Unlike Ace in the Hole society isn't being criticized here. Everyone in Fourteen Hours means poor Robert Cosick well, even the pushy reporters and the wacko religious nut that interfere with rescue efforts. The television people (including LA TV personality George Putnam) are just doing their jobs; no effort is made to indict them as 'responsible' for Cosick's plight. In a way, John Paxton's screenplay places limits on its sympathy for Cosick, who has brought the city to a standstill on St. Patrick's day, jammed several blocks of street traffic and placed undue strain on a number of basically good civil servants, especially Charlie Dunnigan, a traffic cop suddenly forced to become a counselor for a potential. Cosick is gumming up the gears of the city, and it is finally Dunnigan that loses his patience, chewing out Cosick and practically dares him to just jump and get it over with. If anything, Fourteen Hours has a veiled contempt for Cosick. We observe his isolation from the outside only. Cosick starts and ends as a tragic but undefined problem character.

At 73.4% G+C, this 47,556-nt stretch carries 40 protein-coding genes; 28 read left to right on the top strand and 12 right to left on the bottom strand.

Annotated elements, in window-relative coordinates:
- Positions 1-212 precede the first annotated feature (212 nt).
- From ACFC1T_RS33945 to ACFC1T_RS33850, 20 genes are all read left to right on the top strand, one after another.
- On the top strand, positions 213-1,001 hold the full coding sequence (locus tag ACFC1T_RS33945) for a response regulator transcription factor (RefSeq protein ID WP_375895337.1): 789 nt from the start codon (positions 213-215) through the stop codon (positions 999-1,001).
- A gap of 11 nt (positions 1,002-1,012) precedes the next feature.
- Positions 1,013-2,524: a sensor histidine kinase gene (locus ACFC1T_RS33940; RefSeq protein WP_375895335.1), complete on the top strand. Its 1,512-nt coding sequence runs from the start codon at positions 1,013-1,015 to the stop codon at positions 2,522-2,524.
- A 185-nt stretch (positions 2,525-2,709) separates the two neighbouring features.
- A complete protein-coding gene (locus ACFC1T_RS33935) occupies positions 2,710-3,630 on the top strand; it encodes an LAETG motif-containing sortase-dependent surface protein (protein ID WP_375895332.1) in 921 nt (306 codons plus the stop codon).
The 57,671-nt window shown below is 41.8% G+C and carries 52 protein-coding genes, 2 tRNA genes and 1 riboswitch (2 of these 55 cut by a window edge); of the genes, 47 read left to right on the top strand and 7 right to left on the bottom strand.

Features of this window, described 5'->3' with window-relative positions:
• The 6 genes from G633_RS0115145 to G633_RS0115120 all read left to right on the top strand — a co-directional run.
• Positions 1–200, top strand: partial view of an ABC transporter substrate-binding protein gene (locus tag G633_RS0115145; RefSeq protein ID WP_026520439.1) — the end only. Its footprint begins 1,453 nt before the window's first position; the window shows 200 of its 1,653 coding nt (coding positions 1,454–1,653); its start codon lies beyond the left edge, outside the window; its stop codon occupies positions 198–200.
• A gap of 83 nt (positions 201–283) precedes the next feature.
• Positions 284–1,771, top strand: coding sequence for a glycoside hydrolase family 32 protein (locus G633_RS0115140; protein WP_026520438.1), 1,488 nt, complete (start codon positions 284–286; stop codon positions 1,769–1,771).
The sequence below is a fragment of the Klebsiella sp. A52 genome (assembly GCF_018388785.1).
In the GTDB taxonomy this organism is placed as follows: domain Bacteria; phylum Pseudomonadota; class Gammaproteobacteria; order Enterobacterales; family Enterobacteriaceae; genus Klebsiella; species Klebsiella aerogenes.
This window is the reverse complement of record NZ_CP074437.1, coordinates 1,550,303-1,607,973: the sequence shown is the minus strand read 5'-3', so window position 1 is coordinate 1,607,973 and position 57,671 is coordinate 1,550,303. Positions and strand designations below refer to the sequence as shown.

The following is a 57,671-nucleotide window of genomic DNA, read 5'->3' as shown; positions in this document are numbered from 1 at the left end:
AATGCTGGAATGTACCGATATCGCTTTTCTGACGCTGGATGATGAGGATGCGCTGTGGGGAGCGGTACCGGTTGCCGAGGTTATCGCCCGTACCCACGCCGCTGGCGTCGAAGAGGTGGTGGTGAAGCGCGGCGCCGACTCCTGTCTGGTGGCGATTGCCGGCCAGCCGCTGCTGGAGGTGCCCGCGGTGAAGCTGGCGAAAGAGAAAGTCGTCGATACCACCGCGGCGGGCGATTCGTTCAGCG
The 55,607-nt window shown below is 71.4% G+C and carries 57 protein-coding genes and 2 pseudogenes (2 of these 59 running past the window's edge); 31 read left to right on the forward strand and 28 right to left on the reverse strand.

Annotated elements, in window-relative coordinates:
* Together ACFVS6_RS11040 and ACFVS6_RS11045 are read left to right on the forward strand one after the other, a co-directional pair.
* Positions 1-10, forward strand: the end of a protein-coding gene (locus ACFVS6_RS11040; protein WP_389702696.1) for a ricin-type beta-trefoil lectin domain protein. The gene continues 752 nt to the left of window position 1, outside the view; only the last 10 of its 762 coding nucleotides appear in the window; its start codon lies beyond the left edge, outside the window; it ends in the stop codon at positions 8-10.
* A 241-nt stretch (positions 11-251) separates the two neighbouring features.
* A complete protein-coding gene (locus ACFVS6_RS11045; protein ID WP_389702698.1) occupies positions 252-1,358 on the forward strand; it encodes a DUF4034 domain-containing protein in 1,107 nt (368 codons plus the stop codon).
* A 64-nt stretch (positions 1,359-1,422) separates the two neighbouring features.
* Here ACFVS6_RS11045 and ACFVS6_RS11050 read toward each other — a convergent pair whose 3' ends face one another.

Fourteen Hours orchestrates a clever flurry of faces and personalities around the man on the window ledge, creating a lively picture of New York in 1951 to balance the amusing portrait in the later The Taking of Pelham One, Two, Three. Howard da Silva's deputy chief is impatient but caring, and the hotel room is jammed with busybodies, nosy reporters and police functionaries. Two psychiatrists analyze the situation well but provide no solution for Cosick's problem. A nervy TV man tries to stick a microphone out on the window ledge, and a deranged preacher interferes with even more serious consequences. Even Cosick's selfish, attention-hungry mother adds to the atmosphere of confusion.